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Effects of habitat complexity on intraguild predation and cannibalism in an assemblage of size-structured predators Shannon Carter, Baylor University,

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Presentation on theme: "Effects of habitat complexity on intraguild predation and cannibalism in an assemblage of size-structured predators Shannon Carter, Baylor University,"— Presentation transcript:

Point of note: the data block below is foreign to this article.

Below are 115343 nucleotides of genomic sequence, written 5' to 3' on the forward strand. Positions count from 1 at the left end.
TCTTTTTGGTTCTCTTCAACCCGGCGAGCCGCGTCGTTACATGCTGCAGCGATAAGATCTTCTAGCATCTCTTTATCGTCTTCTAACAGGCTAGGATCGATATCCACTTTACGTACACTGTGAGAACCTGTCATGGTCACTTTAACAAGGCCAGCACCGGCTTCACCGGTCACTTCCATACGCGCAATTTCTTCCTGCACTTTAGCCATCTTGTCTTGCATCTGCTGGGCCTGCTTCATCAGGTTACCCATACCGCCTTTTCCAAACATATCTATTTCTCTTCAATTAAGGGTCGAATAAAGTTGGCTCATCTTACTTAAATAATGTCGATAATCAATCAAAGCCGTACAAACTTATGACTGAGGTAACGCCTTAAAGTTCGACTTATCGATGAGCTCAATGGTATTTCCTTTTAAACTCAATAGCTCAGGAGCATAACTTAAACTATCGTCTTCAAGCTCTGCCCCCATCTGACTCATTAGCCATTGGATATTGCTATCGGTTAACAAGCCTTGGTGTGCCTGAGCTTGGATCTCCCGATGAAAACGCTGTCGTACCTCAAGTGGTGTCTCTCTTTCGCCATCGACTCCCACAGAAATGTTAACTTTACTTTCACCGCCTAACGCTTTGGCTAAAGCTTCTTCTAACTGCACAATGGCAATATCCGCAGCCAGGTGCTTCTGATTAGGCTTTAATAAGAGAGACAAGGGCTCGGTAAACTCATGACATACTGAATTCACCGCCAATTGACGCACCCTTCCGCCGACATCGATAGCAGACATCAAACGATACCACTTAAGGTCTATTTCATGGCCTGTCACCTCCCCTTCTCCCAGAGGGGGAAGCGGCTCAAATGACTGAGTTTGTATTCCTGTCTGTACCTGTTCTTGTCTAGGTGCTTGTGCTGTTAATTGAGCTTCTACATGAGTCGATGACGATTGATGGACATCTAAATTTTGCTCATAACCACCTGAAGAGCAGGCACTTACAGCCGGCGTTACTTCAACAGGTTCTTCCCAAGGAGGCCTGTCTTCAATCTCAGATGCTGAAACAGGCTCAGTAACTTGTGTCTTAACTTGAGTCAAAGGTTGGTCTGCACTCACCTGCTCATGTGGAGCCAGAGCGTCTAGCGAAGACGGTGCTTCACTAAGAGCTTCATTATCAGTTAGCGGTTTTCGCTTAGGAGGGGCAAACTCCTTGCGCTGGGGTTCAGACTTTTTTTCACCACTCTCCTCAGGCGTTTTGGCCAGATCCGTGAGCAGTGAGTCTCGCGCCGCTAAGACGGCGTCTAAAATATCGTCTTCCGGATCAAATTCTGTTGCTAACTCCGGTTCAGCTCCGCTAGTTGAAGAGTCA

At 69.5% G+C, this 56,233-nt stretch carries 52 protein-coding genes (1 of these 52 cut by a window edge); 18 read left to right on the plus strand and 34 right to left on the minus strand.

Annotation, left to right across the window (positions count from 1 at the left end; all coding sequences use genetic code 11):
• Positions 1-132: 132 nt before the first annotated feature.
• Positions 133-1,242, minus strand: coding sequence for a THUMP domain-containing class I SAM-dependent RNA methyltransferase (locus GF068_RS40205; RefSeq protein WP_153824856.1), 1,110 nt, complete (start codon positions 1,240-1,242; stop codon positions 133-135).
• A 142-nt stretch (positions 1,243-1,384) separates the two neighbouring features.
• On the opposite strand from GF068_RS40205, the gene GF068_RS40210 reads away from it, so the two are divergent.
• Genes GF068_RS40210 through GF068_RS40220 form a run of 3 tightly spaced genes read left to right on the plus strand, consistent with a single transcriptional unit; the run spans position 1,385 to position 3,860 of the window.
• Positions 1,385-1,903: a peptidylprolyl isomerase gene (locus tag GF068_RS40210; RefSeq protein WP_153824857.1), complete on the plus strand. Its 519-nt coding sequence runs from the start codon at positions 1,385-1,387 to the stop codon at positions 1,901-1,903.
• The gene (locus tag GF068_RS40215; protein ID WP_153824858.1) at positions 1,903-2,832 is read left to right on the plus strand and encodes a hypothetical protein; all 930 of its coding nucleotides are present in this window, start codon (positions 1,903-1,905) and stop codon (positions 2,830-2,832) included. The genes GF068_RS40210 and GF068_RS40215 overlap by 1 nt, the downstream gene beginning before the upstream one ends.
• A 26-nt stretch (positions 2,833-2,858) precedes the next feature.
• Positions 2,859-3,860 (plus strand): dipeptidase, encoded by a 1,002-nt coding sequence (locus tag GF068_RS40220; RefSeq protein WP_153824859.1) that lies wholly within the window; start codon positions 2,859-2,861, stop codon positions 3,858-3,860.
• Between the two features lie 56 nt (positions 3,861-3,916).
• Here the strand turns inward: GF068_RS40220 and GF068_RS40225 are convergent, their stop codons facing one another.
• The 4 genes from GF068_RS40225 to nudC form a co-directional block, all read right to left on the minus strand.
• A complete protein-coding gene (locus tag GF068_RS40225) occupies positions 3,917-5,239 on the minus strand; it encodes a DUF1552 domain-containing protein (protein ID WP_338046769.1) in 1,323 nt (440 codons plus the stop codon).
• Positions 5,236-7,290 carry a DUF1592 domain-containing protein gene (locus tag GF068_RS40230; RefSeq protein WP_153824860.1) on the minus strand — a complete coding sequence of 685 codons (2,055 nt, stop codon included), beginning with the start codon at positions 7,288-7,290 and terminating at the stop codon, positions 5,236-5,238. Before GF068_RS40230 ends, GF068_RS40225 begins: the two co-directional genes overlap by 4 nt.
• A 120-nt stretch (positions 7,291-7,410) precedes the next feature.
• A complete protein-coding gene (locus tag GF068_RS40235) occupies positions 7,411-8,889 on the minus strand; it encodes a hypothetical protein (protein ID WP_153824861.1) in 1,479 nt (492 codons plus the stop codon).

1 Effects of habitat complexity on intraguild predation and cannibalism in an assemblage of size-structured predators Shannon Carter, Baylor University, Class of 2014 Patrick Crumrine, PhD Rowan University, Dept. of Biology Introduction ` Methods Results Discussion Acknowledgements Traditional food webs oversimplify complex community interactions Intraguild predation (IGP) occurs when two organisms competing for the same resource prey on one another IGP is common in nature, particularly among size-structured populations Existing theoretical models do not explain the ubiquity of IGP Size structure within populations and habitat complexity may explain the persistence of IGP Cybister fimbriolatus and Anax junius are common size-structured top predators in fishless ponds This study examined habitat complexity and size structure as potential factors that facilitate IGP Research Questions Does habitat complexity affect survival of predators and prey? Is IGP or cannibalism more frequent among predators? Does a predator’s feeding behavior change in the presence of other predators? Could size structure and habitat complexity allow IGP to persist in nature? Collecting in fishless ponds Organisms separated, photographed, and measured in lab Predator and habitat treatments assigned to plastic mesocosms set up in Blandy Oak Grove Predator and prey survival measured twice daily for three days Predator of each consumed prey determined by condition of prey carcass TreatmentGrouping 1Grouping 2Grouping 3Grouping 4Grouping 5Grouping 6 High Habitat Complexity Large Cybister Large Anax Large Cybister Small Anax Large Cybister Small Cybister Large Anax Small Anax Large Anax Small Cybister Small Anax Low Habitat Complexity Large Cybister Large Anax Large Cybister Small Anax Large Cybister Small Cybister Large Anax Small Anax Large Anax Small Cybister Small Anax TreatmentPredatorPrey 1Large Cybister Small Cybister Small Anax 2Large Anax Choice test experiment set up in low density mesocosms in lab Mouth parts of prey removed Survival monitored every 2 hours until each predator consumed 1 prey Thank you to Blandy Experimental Farm, the National Science Foundation, Megan Grandinetti, Amber Burgett, Whitetail Golf Resort, and Frederick County Landfill Habitat structure affected prey survival, but did not influence IGP or cannibalism Predators’ ecological roles change through their development Cannibalism and IGP are both common interactions in aquatic communities Small Cybister is preyed on more often than small Anax because its active behavior exposes it to larger predators more frequently Predators change their feeding behavior in the presence of other predators Size structure and habitat structure add complexity to communities and could help ecologists understand predator coexistence These results are significant because our understanding of community interactions informs policy regarding agroecology and wildlife conservation ANOVA P = Prey mortality was lower at high habitat complexity because prey were able to take refuge, thereby reducing the number of encounters with predators. For large Anax and small Cybister, predation rate was dependent on the size class of the competing heterospecific predator. Predation rates for large Cybister and small Anax were unaffected by the size of the other predator Habitat complexity did not affect survival of predators. Predation rates are averaged across habitat treatments. Size structured IGP and cannibalism were both observed, and cannibalism was more frequent. Low energetic demands led to low prey mortality for the small Cybister/small Anax treatment. Low levels of IGP between large Anax/small Cybister contributed to high prey mortality Both large Anax and large Cybister consumed small Cybister first in 8 of 9 trials. Small Cybister’s high activity level exposes it to large predators more often, resulting in higher rates of predation. Predator treatment influenced frequency of cannibalism and IGP. Cannibalism seems to be a stronger interaction than IGP for both large Anax and large Cybister.


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